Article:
The first people known to have lived in what is the present Borough of Fort Lee were the Lenni Lenape Indians. The first recorded reference to the area atop the Palisades which is now Fort Lee was by Captain Henry Hudson in 1609. In 1664, the British gained control of the Dutch lands in New Jersey and New York. In 1756, Stephen Bourdette purchased 400 acres of wooded land north of present-day Edgewater; present-day Fort Lee was part of his property. The stone house Mr. Bourdette built was the only one for nearly a mile around. This same house later became General George Washington’s headquarters during the American Revolution.
Fort Lee found its place in American history during the 1776 British campaign to control New York City and the Hudson River. After the siege of Boston, Washington turned his attention to the defense of New York and the Hudson Valley. The British plan was to control the length of the Hudson with the overwhelming dominance of its Royal Navy. The plan, if successful, would split the colonies in half and hopefully bring an early end to the Revolution.
Washington felt it imperative, along with the construction of fortifications at New York City and Long Island, to build new fortifications along the Hudson River. In July of 1776, work was begun on the site which was originally named Fort Constitution and was eventually named for General Charles Lee, who aided in the defense of New York City. On the opposite New York shore, work had already begun on Fort Washington.
On July 12, Admiral Richard Howe sent two British naval vessels up the Hudson River. Cannon fire from Fort Washington had little effect on their passage. Washington then ordered that work on Fort Lee continue as quickly as possible. Using Major General Israel Putnam’s suggestion, sunken ships were placed in the river channel. With these obstructions and artillery fire from the sister forts, it was felt that no British shipping could sail up the Hudson without sustaining severe losses.
King George III, wanting to end the Revolution as quickly as possible, sent the largest armada of British ships and troops that had ever left England’s shores. By mid-August, Sir William Howe, British Commander-in-Chief, had assembled an army of over 31,000 British, Hessian, and loyalist troops on Staten Island. On August 22, the British landed on Long Island and five days later forced the Americans to retreat to New York City. Through September and October, the British and American forces were involved in battles at New York City, Harlem Heights, and White Plains. The British then turned their forces against Fort Washington. On November 16, Fort Washington fell to an overwhelming assault by the British forces who captured over 2,000 American troops. Following the fall of New York to British occupation, the Continental Army crossed the Hudson River and scaled the Palisades to man the fortifications on the bluffs of Fort Lee. Washington designated the area of what is now Monument Park and the Fort Lee Museum as an encampment for his troops. Huts were constructed around Parker’s Pond and ovens carved of stone.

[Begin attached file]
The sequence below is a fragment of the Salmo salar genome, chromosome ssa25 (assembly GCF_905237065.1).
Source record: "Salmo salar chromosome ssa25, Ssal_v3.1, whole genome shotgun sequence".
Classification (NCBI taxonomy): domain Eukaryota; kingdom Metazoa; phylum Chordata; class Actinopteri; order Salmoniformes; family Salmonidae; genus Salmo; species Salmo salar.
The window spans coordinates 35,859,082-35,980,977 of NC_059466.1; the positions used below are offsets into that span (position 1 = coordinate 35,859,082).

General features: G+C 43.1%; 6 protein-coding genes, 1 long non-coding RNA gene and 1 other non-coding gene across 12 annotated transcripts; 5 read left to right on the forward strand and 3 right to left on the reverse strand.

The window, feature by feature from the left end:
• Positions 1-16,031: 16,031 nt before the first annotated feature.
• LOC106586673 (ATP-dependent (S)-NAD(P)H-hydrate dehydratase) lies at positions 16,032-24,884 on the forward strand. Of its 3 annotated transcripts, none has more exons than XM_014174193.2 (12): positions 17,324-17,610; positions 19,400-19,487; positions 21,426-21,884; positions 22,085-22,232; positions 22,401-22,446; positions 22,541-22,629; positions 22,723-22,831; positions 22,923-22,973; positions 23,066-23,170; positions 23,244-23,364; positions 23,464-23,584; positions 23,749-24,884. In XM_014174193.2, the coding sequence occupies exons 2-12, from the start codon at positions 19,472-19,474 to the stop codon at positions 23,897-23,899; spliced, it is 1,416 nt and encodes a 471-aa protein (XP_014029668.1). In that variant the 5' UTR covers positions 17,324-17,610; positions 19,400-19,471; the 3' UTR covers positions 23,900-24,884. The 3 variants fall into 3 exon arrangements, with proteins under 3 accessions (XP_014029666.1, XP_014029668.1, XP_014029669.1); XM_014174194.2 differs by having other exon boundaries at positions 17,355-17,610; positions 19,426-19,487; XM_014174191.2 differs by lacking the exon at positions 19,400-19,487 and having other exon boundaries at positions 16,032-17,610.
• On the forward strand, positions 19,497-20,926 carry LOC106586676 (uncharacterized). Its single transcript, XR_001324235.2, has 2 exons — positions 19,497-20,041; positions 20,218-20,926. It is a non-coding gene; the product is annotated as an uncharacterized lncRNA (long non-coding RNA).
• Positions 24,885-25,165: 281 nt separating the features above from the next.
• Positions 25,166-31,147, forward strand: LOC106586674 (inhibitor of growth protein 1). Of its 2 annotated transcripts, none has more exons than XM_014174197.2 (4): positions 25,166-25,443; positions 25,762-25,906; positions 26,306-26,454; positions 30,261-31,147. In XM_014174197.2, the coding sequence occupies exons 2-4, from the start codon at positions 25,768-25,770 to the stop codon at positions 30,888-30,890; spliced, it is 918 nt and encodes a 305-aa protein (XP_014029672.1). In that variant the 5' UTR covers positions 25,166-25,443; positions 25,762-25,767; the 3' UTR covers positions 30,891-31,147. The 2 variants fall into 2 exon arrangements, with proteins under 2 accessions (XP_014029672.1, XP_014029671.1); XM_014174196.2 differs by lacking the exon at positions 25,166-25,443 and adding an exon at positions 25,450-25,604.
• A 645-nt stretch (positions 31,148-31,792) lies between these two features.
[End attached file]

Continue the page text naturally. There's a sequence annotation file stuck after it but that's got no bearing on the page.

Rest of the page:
General Washington, realizing that with the loss of Fort Washington, Fort Lee was of little military value, made preparations to evacuate his remaining army through New Jersey. An orderly retreat, however, was not in store for the Americans. On November 20, General Cornwallis ferried between 6,000 and 8,000 men across the Hudson River north of Fort Lee. When word of the crossing reached Washington, he ordered the abandonment of Fort Lee and an immediate retreat before his army was cut off and captured by the British. Most of the American supplies and artillery had to be left behind. During these darkest days for the Revolution when it seemed as though the Continental Army could not survive, Thomas Paine, who was in Fort Lee with Washington’s army, wrote the famous words, “These are the times that try men’s souls.”
Before Hollywood, There Was Fort Lee…
We’re all familiar with the term “cliffhanger”, used to describe a movie filled with suspense, danger, and “seat-of-your pants” thrills. But did you know that the term originated out of the early serials filmed on the New Jersey Palisades in Fort Lee–the birthplace of the motion picture industry in America?
The movies came to Fort Lee when pioneer companies started to look for new filming locations. In 1907, it was found that the Palisades near Fort Lee and Coytesville could be used for “Wild West” scenes and other outdoor scenes. Rambo’s Hotel on First Street was used as a place to dress as well as for the exterior of a Western saloon.
In 1907, Thomas Alva Edison used the cliffs of the Palisades for the exterior of Rescued from an Eagle’s Nest. It was in this picture that D.W. Griffith, later to become more famous as a director, first appeared in a starring role as an actor. Although his first directorial effort, The Adventures of Dolly, was actually made in Sound Beach, CT, rather than in Fort Lee (as is listed in some secondary sources), Griffith did direct Mary Pickford in The Lonely Villa in Fort Lee in 1909. In this film, Griffith employed his most sophisticated use to date of the technique of “cross-cutting” or the cut-back to build up tension. InThe New York Hat, with Mary Pickford, he presented many members of the Biograph family: Lionel Barrymore, Dorothy and Lillian Gish, and Jack Pickford. In The Battle, which was shot in the Coytesville section of the Borough in 1911, he introduced all the “battle photography” which he later expanded in his film The Birth of a Nation. An early example of the “slapstick” comedy was Biograph’s The Curtain Pole, directed by D.W. Griffith. It was shot on the streets of Fort Lee in late 1908 and started the career of the “King of Comedy”, Mack Sennett.